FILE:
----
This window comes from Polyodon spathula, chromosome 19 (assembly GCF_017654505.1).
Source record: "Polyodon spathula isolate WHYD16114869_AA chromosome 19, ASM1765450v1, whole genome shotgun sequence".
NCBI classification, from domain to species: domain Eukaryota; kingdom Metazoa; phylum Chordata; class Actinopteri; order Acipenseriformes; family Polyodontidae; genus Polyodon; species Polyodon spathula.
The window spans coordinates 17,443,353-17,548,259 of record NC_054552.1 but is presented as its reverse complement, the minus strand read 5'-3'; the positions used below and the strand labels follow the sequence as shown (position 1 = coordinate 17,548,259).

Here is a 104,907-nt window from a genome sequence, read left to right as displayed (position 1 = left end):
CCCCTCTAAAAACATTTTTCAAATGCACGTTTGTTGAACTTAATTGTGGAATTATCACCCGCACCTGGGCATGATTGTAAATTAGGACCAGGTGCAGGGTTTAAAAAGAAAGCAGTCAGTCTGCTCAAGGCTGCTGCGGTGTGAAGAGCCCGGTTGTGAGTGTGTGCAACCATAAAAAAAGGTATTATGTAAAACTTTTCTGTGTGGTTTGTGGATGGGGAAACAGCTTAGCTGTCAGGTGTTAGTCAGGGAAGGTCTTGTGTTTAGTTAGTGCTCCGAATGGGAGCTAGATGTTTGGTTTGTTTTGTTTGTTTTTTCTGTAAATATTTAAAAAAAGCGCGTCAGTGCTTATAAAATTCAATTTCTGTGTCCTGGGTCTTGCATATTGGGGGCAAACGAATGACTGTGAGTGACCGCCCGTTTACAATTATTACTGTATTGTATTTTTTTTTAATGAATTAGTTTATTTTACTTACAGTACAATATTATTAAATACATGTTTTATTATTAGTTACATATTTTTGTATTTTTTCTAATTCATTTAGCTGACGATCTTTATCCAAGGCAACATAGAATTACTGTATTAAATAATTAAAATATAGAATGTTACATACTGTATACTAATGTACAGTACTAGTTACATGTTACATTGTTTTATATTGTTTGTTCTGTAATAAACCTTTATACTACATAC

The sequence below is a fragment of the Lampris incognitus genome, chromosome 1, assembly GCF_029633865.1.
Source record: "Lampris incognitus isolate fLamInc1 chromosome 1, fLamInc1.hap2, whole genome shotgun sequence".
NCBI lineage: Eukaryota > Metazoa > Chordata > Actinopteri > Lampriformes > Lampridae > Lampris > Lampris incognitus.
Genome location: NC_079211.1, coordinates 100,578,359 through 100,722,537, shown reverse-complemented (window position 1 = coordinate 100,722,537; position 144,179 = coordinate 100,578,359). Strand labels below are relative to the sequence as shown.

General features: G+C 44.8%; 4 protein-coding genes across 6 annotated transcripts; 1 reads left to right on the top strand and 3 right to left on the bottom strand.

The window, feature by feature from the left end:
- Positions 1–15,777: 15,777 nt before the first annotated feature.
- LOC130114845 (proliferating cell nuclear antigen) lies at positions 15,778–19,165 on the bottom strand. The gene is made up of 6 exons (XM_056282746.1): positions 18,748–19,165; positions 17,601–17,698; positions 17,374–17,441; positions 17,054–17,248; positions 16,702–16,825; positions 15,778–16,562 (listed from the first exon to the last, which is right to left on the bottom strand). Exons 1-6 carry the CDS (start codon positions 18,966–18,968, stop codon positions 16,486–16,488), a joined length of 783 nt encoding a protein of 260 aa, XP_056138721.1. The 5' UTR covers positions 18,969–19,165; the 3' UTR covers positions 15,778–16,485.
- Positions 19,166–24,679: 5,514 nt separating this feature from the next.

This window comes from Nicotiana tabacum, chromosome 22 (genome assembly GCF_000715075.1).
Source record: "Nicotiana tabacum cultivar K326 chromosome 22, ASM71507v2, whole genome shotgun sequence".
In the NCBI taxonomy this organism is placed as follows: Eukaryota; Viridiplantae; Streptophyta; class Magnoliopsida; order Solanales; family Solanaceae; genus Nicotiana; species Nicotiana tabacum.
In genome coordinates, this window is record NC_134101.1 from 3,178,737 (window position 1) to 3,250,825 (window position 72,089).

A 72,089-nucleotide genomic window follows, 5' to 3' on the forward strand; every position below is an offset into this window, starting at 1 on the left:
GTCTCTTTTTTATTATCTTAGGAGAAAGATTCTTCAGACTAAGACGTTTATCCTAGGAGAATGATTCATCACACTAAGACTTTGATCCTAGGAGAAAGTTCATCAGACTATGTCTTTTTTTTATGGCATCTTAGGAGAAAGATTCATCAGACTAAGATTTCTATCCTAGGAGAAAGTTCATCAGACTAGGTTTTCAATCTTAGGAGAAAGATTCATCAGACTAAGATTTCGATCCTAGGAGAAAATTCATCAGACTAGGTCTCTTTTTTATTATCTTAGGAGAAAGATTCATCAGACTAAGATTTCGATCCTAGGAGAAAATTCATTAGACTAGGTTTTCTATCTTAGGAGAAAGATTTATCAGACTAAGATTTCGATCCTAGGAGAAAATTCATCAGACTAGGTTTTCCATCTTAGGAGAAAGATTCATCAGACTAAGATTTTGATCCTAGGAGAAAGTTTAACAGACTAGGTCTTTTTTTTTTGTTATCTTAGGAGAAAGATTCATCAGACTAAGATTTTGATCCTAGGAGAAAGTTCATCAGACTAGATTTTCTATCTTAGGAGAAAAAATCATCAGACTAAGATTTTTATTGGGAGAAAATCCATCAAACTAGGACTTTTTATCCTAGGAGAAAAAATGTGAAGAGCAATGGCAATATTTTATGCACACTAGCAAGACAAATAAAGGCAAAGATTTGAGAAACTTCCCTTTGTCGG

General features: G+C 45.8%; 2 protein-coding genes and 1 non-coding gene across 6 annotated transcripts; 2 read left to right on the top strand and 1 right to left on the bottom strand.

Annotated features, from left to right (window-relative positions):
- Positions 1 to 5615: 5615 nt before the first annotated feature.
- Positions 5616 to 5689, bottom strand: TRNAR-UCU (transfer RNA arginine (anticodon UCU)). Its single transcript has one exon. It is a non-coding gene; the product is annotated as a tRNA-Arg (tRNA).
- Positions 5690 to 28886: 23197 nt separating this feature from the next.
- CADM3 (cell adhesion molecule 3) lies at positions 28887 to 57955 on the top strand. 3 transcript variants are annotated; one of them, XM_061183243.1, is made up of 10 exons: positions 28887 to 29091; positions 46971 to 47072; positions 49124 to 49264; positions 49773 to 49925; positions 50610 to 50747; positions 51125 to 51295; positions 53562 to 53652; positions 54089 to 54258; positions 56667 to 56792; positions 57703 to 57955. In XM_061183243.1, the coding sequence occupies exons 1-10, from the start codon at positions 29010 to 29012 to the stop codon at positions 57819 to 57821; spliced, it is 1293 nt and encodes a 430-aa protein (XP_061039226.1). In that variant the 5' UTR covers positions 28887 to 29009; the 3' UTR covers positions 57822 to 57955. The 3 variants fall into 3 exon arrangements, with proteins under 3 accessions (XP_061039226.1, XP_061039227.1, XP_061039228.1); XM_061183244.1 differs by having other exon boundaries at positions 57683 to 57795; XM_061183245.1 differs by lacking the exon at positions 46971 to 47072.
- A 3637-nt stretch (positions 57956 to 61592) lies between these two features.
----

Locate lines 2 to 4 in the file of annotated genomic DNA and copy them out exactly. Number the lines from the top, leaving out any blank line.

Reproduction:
Source record: "Polyodon spathula isolate WHYD16114869_AA chromosome 19, ASM1765450v1, whole genome shotgun sequence".
NCBI classification, from domain to species: domain Eukaryota; kingdom Metazoa; phylum Chordata; class Actinopteri; order Acipenseriformes; family Polyodontidae; genus Polyodon; species Polyodon spathula.
The window spans coordinates 17,443,353-17,548,259 of record NC_054552.1 but is presented as its reverse complement, the minus strand read 5'-3'; the positions used below and the strand labels follow the sequence as shown (position 1 = coordinate 17,548,259).